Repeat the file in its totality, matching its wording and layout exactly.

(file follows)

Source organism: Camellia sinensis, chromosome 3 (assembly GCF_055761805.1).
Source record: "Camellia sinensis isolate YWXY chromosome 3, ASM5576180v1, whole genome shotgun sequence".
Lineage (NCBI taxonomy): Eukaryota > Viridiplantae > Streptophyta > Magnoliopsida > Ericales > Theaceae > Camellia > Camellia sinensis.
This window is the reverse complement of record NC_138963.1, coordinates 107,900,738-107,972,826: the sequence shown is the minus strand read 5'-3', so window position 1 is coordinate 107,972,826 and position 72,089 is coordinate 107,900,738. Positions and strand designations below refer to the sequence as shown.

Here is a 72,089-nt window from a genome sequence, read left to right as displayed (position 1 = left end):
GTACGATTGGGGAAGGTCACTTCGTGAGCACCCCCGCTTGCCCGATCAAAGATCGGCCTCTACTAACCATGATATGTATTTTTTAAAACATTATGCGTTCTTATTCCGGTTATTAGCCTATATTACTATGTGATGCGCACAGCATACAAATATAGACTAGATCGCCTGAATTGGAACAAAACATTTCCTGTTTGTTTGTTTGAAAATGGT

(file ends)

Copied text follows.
Source organism: Camellia sinensis, chromosome 3 (assembly GCF_055761805.1).
Source record: "Camellia sinensis isolate YWXY chromosome 3, ASM5576180v1, whole genome shotgun sequence".
Lineage (NCBI taxonomy): Eukaryota > Viridiplantae > Streptophyta > Magnoliopsida > Ericales > Theaceae > Camellia > Camellia sinensis.
This window is the reverse complement of record NC_138963.1, coordinates 107,900,738-107,972,826: the sequence shown is the minus strand read 5'-3', so window position 1 is coordinate 107,972,826 and position 72,089 is coordinate 107,900,738. Positions and strand designations below refer to the sequence as shown.

Here is a 72,089-nt window from a genome sequence, read left to right as displayed (position 1 = left end):
GTACGATTGGGGAAGGTCACTTCGTGAGCACCCCCGCTTGCCCGATCAAAGATCGGCCTCTACTAACCATGATATGTATTTTTTAAAACATTATGCGTTCTTATTCCGGTTATTAGCCTATATTACTATGTGATGCGCACAGCATACAAATATAGACTAGATCGCCTGAATTGGAACAAAACATTTCCTGTTTGTTTGTTTGAAAATGGT